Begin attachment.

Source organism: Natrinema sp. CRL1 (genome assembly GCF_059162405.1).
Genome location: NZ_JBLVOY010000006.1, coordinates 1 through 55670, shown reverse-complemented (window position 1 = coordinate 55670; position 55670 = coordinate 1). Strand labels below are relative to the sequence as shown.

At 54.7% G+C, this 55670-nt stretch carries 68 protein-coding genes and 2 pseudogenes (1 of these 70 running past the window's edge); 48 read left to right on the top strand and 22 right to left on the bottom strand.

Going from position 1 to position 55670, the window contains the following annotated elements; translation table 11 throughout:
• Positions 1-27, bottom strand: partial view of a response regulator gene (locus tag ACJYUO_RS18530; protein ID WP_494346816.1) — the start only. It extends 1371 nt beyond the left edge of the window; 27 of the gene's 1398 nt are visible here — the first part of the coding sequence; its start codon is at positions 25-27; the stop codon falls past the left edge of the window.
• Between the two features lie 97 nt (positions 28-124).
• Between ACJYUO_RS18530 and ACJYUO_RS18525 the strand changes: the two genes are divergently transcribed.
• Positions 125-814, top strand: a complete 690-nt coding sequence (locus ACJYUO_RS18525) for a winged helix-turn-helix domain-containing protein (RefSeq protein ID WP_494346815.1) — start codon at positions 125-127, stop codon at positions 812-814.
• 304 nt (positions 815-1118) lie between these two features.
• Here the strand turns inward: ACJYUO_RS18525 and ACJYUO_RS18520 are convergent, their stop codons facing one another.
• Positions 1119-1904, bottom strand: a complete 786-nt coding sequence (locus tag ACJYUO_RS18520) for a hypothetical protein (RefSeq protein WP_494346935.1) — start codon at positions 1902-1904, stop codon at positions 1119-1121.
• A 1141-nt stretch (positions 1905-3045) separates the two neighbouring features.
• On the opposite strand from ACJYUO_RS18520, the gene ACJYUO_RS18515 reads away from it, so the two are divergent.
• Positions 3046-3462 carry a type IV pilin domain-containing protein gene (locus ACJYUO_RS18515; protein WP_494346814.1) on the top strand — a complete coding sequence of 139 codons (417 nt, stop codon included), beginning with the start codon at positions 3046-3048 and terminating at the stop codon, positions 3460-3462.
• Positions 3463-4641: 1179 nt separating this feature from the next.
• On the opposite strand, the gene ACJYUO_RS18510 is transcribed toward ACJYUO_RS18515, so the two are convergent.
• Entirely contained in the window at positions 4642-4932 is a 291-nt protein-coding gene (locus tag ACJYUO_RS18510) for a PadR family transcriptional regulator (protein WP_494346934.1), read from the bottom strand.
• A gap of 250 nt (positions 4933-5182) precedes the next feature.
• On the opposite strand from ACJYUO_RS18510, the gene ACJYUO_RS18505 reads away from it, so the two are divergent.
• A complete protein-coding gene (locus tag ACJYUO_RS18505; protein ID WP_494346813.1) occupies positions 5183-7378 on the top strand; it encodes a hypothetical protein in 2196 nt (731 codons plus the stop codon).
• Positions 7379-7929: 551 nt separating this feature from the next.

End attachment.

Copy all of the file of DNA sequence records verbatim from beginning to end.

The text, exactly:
Source organism: Natrinema sp. CRL1 (genome assembly GCF_059162405.1).
Genome location: NZ_JBLVOY010000006.1, coordinates 1 through 55670, shown reverse-complemented (window position 1 = coordinate 55670; position 55670 = coordinate 1). Strand labels below are relative to the sequence as shown.

At 54.7% G+C, this 55670-nt stretch carries 68 protein-coding genes and 2 pseudogenes (1 of these 70 running past the window's edge); 48 read left to right on the top strand and 22 right to left on the bottom strand.

Going from position 1 to position 55670, the window contains the following annotated elements; translation table 11 throughout:
• Positions 1-27, bottom strand: partial view of a response regulator gene (locus tag ACJYUO_RS18530; protein ID WP_494346816.1) — the start only. It extends 1371 nt beyond the left edge of the window; 27 of the gene's 1398 nt are visible here — the first part of the coding sequence; its start codon is at positions 25-27; the stop codon falls past the left edge of the window.
• Between the two features lie 97 nt (positions 28-124).
• Between ACJYUO_RS18530 and ACJYUO_RS18525 the strand changes: the two genes are divergently transcribed.
• Positions 125-814, top strand: a complete 690-nt coding sequence (locus ACJYUO_RS18525) for a winged helix-turn-helix domain-containing protein (RefSeq protein ID WP_494346815.1) — start codon at positions 125-127, stop codon at positions 812-814.
• 304 nt (positions 815-1118) lie between these two features.
• Here the strand turns inward: ACJYUO_RS18525 and ACJYUO_RS18520 are convergent, their stop codons facing one another.
• Positions 1119-1904, bottom strand: a complete 786-nt coding sequence (locus tag ACJYUO_RS18520) for a hypothetical protein (RefSeq protein WP_494346935.1) — start codon at positions 1902-1904, stop codon at positions 1119-1121.
• A 1141-nt stretch (positions 1905-3045) separates the two neighbouring features.
• On the opposite strand from ACJYUO_RS18520, the gene ACJYUO_RS18515 reads away from it, so the two are divergent.
• Positions 3046-3462 carry a type IV pilin domain-containing protein gene (locus ACJYUO_RS18515; protein WP_494346814.1) on the top strand — a complete coding sequence of 139 codons (417 nt, stop codon included), beginning with the start codon at positions 3046-3048 and terminating at the stop codon, positions 3460-3462.
• Positions 3463-4641: 1179 nt separating this feature from the next.
• On the opposite strand, the gene ACJYUO_RS18510 is transcribed toward ACJYUO_RS18515, so the two are convergent.
• Entirely contained in the window at positions 4642-4932 is a 291-nt protein-coding gene (locus tag ACJYUO_RS18510) for a PadR family transcriptional regulator (protein WP_494346934.1), read from the bottom strand.
• A gap of 250 nt (positions 4933-5182) precedes the next feature.
• On the opposite strand from ACJYUO_RS18510, the gene ACJYUO_RS18505 reads away from it, so the two are divergent.
• A complete protein-coding gene (locus tag ACJYUO_RS18505; protein ID WP_494346813.1) occupies positions 5183-7378 on the top strand; it encodes a hypothetical protein in 2196 nt (731 codons plus the stop codon).
• Positions 7379-7929: 551 nt separating this feature from the next.